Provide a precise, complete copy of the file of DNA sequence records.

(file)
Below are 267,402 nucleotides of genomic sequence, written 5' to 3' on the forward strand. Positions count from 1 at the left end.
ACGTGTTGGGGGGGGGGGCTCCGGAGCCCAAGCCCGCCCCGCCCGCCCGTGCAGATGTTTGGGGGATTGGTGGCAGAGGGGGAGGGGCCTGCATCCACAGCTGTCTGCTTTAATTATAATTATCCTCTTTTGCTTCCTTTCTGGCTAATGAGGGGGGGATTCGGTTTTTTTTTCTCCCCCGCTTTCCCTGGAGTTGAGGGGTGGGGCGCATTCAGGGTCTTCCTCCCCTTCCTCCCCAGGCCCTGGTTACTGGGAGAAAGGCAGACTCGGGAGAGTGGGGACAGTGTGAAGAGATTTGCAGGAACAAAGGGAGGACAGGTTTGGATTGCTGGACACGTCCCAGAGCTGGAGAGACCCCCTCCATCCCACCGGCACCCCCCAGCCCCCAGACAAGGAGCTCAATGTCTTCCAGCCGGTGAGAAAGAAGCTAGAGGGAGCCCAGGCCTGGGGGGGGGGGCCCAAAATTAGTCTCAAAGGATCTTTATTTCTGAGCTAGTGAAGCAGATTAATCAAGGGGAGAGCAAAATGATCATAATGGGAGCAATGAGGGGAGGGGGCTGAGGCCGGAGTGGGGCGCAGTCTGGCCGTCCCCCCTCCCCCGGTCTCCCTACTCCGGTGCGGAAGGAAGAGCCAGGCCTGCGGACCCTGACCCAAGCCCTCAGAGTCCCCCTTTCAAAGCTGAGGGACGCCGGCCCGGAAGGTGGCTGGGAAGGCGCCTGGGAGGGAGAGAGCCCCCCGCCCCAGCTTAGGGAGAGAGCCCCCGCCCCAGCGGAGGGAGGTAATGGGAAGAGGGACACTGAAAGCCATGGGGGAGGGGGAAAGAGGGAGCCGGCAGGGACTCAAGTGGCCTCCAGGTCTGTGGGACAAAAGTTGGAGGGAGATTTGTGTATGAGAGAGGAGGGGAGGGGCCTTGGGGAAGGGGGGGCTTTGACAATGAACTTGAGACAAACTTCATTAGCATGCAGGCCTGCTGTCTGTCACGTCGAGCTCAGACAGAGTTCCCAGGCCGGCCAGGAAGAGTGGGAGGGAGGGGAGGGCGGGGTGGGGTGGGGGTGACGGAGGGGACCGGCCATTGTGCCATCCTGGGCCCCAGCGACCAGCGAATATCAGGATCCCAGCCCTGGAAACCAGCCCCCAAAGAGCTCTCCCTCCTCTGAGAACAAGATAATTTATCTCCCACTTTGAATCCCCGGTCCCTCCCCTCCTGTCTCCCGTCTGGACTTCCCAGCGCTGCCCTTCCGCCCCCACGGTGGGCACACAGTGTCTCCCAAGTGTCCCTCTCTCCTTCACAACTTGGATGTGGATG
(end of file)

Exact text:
Below are 267,402 nucleotides of genomic sequence, written 5' to 3' on the forward strand. Positions count from 1 at the left end.
ACGTGTTGGGGGGGGGGGCTCCGGAGCCCAAGCCCGCCCCGCCCGCCCGTGCAGATGTTTGGGGGATTGGTGGCAGAGGGGGAGGGGCCTGCATCCACAGCTGTCTGCTTTAATTATAATTATCCTCTTTTGCTTCCTTTCTGGCTAATGAGGGGGGGATTCGGTTTTTTTTTCTCCCCCGCTTTCCCTGGAGTTGAGGGGTGGGGCGCATTCAGGGTCTTCCTCCCCTTCCTCCCCAGGCCCTGGTTACTGGGAGAAAGGCAGACTCGGGAGAGTGGGGACAGTGTGAAGAGATTTGCAGGAACAAAGGGAGGACAGGTTTGGATTGCTGGACACGTCCCAGAGCTGGAGAGACCCCCTCCATCCCACCGGCACCCCCCAGCCCCCAGACAAGGAGCTCAATGTCTTCCAGCCGGTGAGAAAGAAGCTAGAGGGAGCCCAGGCCTGGGGGGGGGGGCCCAAAATTAGTCTCAAAGGATCTTTATTTCTGAGCTAGTGAAGCAGATTAATCAAGGGGAGAGCAAAATGATCATAATGGGAGCAATGAGGGGAGGGGGCTGAGGCCGGAGTGGGGCGCAGTCTGGCCGTCCCCCCTCCCCCGGTCTCCCTACTCCGGTGCGGAAGGAAGAGCCAGGCCTGCGGACCCTGACCCAAGCCCTCAGAGTCCCCCTTTCAAAGCTGAGGGACGCCGGCCCGGAAGGTGGCTGGGAAGGCGCCTGGGAGGGAGAGAGCCCCCCGCCCCAGCTTAGGGAGAGAGCCCCCGCCCCAGCGGAGGGAGGTAATGGGAAGAGGGACACTGAAAGCCATGGGGGAGGGGGAAAGAGGGAGCCGGCAGGGACTCAAGTGGCCTCCAGGTCTGTGGGACAAAAGTTGGAGGGAGATTTGTGTATGAGAGAGGAGGGGAGGGGCCTTGGGGAAGGGGGGGCTTTGACAATGAACTTGAGACAAACTTCATTAGCATGCAGGCCTGCTGTCTGTCACGTCGAGCTCAGACAGAGTTCCCAGGCCGGCCAGGAAGAGTGGGAGGGAGGGGAGGGCGGGGTGGGGTGGGGGTGACGGAGGGGACCGGCCATTGTGCCATCCTGGGCCCCAGCGACCAGCGAATATCAGGATCCCAGCCCTGGAAACCAGCCCCCAAAGAGCTCTCCCTCCTCTGAGAACAAGATAATTTATCTCCCACTTTGAATCCCCGGTCCCTCCCCTCCTGTCTCCCGTCTGGACTTCCCAGCGCTGCCCTTCCGCCCCCACGGTGGGCACACAGTGTCTCCCAAGTGTCCCTCTCTCCTTCACAACTTGGATGTGGATG